Headlamps that switch on automatically when it gets dark, and extremely long-lived LED tail-lights. Side steps (which make it easier to enter and alight from the cabin). Front and rear mudflaps.
Wheels made from aluminium alloy, and a full-sized spare wheel and tyre.
Hill-start assist, which prevents the car from rolling backwards when starting from rest on a slope.
Electronic traction control, which helps you go further off road. A rear differential lock, which can help you maintain drive in very rough or slippery off-road conditions.
An air-conditioned cool box to keep food fresh on long journeys.
Trailer sway control, which automatically uses the brakes and engine to limit trailer movement in high winds, or when driving on rough roads.
An 80-litre fuel tank, which provides a touring range of more than 700km.
Seven airbags. Electronic stability control, which helps you avoid and control skids. (For the placement of airbags, and more on Fortuner safety features, please open the Safety section below.)
The Fortuner comes with Toyota’s five-year/unlimited kilometre warranty.
Which engine uses least fuel, and why wouldn't I choose it?
There is only one engine available for the Fortuner, Toyota’s newly developed 2.8-litre turbo-diesel. The same engine is found in the HiLux ute, and a very similar engine powers the Toyota Prado.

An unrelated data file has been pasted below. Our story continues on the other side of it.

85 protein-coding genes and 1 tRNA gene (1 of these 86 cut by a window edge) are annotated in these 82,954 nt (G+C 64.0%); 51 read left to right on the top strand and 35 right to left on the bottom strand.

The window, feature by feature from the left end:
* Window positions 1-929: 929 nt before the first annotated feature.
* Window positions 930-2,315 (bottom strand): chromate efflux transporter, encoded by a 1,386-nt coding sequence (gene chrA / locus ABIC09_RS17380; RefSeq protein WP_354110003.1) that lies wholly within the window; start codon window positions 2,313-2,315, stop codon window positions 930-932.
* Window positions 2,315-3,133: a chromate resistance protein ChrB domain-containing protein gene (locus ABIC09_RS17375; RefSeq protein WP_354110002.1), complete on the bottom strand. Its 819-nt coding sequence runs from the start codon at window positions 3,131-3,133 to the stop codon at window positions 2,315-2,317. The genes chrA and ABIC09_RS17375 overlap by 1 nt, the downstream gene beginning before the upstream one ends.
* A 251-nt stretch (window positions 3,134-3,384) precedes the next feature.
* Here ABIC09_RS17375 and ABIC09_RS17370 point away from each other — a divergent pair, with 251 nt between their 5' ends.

Now only available with a six-speed automatic gearbox, it consumes 8.6 litres/100km on the official test (city and country combined) – which is about average for this sort of SUV.
In the real world you can expect a Fortuner to average about 11 litres/100km over a range of driving conditions, with consumption approaching 9.0 litres/100km in easy highway cruising.
(Power outputs and all other Fortuner specifications are available from the Cars Covered menu, under the main image on this page.)
What key features do I get if I spend more?
All Fortuners share the same engine and four-wheel drive system, so stepping past the least costly model, the GX, and paying more for a GXL or Crusade brings only better interior trims and more equipment.